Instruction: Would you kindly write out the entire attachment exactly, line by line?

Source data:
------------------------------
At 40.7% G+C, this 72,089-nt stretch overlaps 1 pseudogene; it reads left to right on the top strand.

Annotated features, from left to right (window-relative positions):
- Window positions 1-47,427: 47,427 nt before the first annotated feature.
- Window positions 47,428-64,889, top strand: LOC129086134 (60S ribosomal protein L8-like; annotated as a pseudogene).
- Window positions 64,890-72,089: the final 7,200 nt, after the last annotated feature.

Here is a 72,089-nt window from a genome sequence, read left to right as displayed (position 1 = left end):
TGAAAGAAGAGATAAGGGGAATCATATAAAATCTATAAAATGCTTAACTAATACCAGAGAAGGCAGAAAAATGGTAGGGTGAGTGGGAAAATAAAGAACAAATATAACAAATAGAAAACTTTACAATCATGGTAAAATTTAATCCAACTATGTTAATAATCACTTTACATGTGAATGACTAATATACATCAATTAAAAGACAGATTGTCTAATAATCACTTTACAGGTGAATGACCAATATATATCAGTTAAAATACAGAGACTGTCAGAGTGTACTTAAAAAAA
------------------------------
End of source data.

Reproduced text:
At 40.7% G+C, this 72,089-nt stretch overlaps 1 pseudogene; it reads left to right on the top strand.

Annotated features, from left to right (window-relative positions):
- Window positions 1-47,427: 47,427 nt before the first annotated feature.
- Window positions 47,428-64,889, top strand: LOC129086134 (60S ribosomal protein L8-like; annotated as a pseudogene).
- Window positions 64,890-72,089: the final 7,200 nt, after the last annotated feature.

Here is a 72,089-nt window from a genome sequence, read left to right as displayed (position 1 = left end):
TGAAAGAAGAGATAAGGGGAATCATATAAAATCTATAAAATGCTTAACTAATACCAGAGAAGGCAGAAAAATGGTAGGGTGAGTGGGAAAATAAAGAACAAATATAACAAATAGAAAACTTTACAATCATGGTAAAATTTAATCCAACTATGTTAATAATCACTTTACATGTGAATGACTAATATACATCAATTAAAAGACAGATTGTCTAATAATCACTTTACAGGTGAATGACCAATATATATCAGTTAAAATACAGAGACTGTCAGAGTGTACTTAAAAAAA